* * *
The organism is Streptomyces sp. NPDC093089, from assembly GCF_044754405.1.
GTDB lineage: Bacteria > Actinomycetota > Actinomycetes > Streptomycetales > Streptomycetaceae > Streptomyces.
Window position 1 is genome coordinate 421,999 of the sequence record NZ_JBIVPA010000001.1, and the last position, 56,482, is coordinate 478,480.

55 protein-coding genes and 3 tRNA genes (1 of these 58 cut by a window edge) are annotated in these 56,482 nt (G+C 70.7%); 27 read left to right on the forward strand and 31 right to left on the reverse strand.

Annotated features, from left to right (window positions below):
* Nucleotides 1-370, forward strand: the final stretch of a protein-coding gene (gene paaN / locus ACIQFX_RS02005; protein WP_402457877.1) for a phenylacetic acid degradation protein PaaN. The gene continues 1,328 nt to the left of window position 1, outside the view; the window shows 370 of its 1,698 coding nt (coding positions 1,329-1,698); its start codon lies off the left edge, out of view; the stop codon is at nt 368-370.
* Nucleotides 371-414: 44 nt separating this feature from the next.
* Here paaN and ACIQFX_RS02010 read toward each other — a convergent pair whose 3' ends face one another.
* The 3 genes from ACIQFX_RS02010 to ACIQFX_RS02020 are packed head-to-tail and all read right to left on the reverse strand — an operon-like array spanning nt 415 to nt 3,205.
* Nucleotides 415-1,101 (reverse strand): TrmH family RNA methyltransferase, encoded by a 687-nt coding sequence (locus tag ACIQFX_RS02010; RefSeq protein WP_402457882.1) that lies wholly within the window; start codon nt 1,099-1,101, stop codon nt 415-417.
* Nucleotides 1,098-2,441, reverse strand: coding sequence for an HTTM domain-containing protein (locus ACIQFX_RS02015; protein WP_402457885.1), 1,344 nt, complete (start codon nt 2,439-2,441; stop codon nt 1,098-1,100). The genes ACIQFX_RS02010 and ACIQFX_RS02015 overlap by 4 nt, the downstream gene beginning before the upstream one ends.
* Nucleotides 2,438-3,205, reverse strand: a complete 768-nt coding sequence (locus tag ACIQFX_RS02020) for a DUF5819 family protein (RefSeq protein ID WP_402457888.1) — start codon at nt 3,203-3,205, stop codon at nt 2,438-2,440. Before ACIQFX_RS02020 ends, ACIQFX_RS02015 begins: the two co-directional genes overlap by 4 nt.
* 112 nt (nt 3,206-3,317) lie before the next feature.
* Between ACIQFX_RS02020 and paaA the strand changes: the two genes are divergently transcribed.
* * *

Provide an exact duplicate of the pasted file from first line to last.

The organism is Streptomyces sp. NPDC093089, from assembly GCF_044754405.1.
GTDB lineage: Bacteria > Actinomycetota > Actinomycetes > Streptomycetales > Streptomycetaceae > Streptomyces.
Window position 1 is genome coordinate 421,999 of the sequence record NZ_JBIVPA010000001.1, and the last position, 56,482, is coordinate 478,480.

55 protein-coding genes and 3 tRNA genes (1 of these 58 cut by a window edge) are annotated in these 56,482 nt (G+C 70.7%); 27 read left to right on the forward strand and 31 right to left on the reverse strand.

Annotated features, from left to right (window positions below):
* Nucleotides 1-370, forward strand: the final stretch of a protein-coding gene (gene paaN / locus ACIQFX_RS02005; protein WP_402457877.1) for a phenylacetic acid degradation protein PaaN. The gene continues 1,328 nt to the left of window position 1, outside the view; the window shows 370 of its 1,698 coding nt (coding positions 1,329-1,698); its start codon lies off the left edge, out of view; the stop codon is at nt 368-370.
* Nucleotides 371-414: 44 nt separating this feature from the next.
* Here paaN and ACIQFX_RS02010 read toward each other — a convergent pair whose 3' ends face one another.
* The 3 genes from ACIQFX_RS02010 to ACIQFX_RS02020 are packed head-to-tail and all read right to left on the reverse strand — an operon-like array spanning nt 415 to nt 3,205.
* Nucleotides 415-1,101 (reverse strand): TrmH family RNA methyltransferase, encoded by a 687-nt coding sequence (locus tag ACIQFX_RS02010; RefSeq protein WP_402457882.1) that lies wholly within the window; start codon nt 1,099-1,101, stop codon nt 415-417.
* Nucleotides 1,098-2,441, reverse strand: coding sequence for an HTTM domain-containing protein (locus ACIQFX_RS02015; protein WP_402457885.1), 1,344 nt, complete (start codon nt 2,439-2,441; stop codon nt 1,098-1,100). The genes ACIQFX_RS02010 and ACIQFX_RS02015 overlap by 4 nt, the downstream gene beginning before the upstream one ends.
* Nucleotides 2,438-3,205, reverse strand: a complete 768-nt coding sequence (locus tag ACIQFX_RS02020) for a DUF5819 family protein (RefSeq protein ID WP_402457888.1) — start codon at nt 3,203-3,205, stop codon at nt 2,438-2,440. Before ACIQFX_RS02020 ends, ACIQFX_RS02015 begins: the two co-directional genes overlap by 4 nt.
* 112 nt (nt 3,206-3,317) lie before the next feature.
* Between ACIQFX_RS02020 and paaA the strand changes: the two genes are divergently transcribed.